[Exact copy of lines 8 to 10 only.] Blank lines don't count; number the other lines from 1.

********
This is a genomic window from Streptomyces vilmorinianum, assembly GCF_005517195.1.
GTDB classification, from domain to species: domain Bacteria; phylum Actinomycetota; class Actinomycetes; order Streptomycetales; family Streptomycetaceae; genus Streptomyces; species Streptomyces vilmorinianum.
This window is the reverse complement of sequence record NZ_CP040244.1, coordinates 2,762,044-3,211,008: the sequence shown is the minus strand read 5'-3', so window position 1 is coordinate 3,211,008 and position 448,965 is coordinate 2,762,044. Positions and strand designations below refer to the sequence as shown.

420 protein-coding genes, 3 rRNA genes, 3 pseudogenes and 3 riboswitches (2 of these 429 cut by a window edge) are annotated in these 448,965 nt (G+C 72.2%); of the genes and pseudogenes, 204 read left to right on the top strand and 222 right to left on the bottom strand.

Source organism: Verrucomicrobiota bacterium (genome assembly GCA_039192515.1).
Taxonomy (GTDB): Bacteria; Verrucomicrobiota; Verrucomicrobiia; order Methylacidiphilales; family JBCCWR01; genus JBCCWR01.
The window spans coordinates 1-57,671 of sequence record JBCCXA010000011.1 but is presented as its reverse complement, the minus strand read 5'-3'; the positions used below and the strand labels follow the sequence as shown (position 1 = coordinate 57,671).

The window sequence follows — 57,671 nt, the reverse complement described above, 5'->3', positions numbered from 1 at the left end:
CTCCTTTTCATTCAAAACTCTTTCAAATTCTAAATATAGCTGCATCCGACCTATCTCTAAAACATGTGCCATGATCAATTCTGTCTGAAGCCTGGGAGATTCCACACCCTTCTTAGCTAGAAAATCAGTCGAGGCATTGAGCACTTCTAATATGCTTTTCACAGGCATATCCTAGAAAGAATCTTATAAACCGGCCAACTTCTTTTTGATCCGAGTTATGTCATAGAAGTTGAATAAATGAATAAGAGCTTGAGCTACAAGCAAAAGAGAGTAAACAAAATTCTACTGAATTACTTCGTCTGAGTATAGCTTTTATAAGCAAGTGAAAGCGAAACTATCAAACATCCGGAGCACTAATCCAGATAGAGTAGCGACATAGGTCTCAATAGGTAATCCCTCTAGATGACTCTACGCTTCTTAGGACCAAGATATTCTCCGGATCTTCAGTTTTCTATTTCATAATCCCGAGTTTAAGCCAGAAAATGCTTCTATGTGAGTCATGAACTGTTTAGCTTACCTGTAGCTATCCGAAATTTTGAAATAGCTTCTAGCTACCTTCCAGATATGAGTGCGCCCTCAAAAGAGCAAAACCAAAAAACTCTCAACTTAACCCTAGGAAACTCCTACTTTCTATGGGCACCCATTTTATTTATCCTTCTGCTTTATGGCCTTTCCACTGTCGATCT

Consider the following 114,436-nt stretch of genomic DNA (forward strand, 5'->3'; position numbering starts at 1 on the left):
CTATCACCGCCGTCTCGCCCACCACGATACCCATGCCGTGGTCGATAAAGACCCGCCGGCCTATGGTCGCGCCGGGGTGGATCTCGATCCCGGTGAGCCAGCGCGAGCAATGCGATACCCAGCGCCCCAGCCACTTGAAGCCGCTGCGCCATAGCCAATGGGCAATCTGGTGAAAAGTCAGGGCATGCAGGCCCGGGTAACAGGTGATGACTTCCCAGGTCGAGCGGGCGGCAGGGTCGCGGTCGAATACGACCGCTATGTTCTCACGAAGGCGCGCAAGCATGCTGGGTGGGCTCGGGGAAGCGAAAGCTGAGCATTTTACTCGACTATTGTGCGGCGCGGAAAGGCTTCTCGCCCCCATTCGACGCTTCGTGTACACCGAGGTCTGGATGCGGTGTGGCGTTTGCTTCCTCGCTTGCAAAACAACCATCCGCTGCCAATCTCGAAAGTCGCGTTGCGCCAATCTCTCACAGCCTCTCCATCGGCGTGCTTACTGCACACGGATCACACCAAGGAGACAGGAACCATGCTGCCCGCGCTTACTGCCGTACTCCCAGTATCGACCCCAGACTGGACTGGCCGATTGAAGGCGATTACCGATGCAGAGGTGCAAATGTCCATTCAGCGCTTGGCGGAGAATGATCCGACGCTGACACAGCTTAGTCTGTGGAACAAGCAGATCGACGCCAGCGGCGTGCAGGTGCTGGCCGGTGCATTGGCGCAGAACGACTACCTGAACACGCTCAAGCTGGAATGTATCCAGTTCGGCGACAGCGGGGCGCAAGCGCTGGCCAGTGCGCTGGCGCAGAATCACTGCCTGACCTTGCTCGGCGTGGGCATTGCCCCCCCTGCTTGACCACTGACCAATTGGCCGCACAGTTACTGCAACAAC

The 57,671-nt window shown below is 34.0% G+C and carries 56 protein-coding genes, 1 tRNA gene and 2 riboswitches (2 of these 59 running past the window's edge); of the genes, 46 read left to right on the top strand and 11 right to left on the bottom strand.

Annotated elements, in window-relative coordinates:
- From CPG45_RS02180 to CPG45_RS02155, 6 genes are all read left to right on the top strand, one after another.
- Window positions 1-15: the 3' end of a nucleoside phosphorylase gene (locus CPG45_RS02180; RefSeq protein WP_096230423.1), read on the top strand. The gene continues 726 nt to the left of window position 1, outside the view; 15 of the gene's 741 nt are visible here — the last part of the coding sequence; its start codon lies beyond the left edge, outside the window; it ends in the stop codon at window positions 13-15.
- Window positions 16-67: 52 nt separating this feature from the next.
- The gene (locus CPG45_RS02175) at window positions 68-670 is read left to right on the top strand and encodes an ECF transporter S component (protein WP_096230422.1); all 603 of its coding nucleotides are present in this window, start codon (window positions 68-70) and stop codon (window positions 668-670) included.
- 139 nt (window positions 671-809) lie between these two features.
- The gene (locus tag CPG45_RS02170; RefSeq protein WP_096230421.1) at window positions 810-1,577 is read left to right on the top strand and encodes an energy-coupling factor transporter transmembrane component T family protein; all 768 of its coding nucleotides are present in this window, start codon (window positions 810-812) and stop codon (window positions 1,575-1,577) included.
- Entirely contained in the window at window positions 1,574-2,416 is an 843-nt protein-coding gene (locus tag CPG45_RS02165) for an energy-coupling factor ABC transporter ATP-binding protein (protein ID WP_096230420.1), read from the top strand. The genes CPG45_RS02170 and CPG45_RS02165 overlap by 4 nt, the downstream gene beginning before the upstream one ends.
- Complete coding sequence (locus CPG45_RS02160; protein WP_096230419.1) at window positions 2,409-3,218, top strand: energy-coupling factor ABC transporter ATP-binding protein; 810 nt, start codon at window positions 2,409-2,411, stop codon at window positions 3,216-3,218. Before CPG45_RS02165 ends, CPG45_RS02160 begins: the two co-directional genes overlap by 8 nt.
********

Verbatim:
The window sequence follows — 57,671 nt, the reverse complement described above, 5'->3', positions numbered from 1 at the left end:
CTCCTTTTCATTCAAAACTCTTTCAAATTCTAAATATAGCTGCATCCGACCTATCTCTAAAACATGTGCCATGATCAATTCTGTCTGAAGCCTGGGAGATTCCACACCCTTCTTAGCTAGAAAATCAGTCGAGGCATTGAGCACTTCTAATATGCTTTTCACAGGCATATCCTAGAAAGAATCTTATAAACCGGCCAACTTCTTTTTGATCCGAGTTATGTCATAGAAGTTGAATAAATGAATAAGAGCTTGAGCTACAAGCAAAAGAGAGTAAACAAAATTCTACTGAATTACTTCGTCTGAGTATAGCTTTTATAAGCAAGTGAAAGCGAAACTATCAAACATCCGGAGCACTAATCCAGATAGAGTAGCGACATAGGTCTCAATAGGTAATCCCTCTAGATGACTCTACGCTTCTTAGGACCAAGATATTCTCCGGATCTTCAGTTTTCTATTTCATAATCCCGAGTTTAAGCCAGAAAATGCTTCTATGTGAGTCATGAACTGTTTAGCTTACCTGTAGCTATCCGAAATTTTGAAATAGCTTCTAGCTACCTTCCAGATATGAGTGCGCCCTCAAAAGAGCAAAACCAAAAAACTCTCAACTTAACCCTAGGAAACTCCTACTTTCTATGGGCACCCATTTTATTTATCCTTCTGCTTTATGGCCTTTCCACTGTCGATCT

Consider the following 114,436-nt stretch of genomic DNA (forward strand, 5'->3'; position numbering starts at 1 on the left):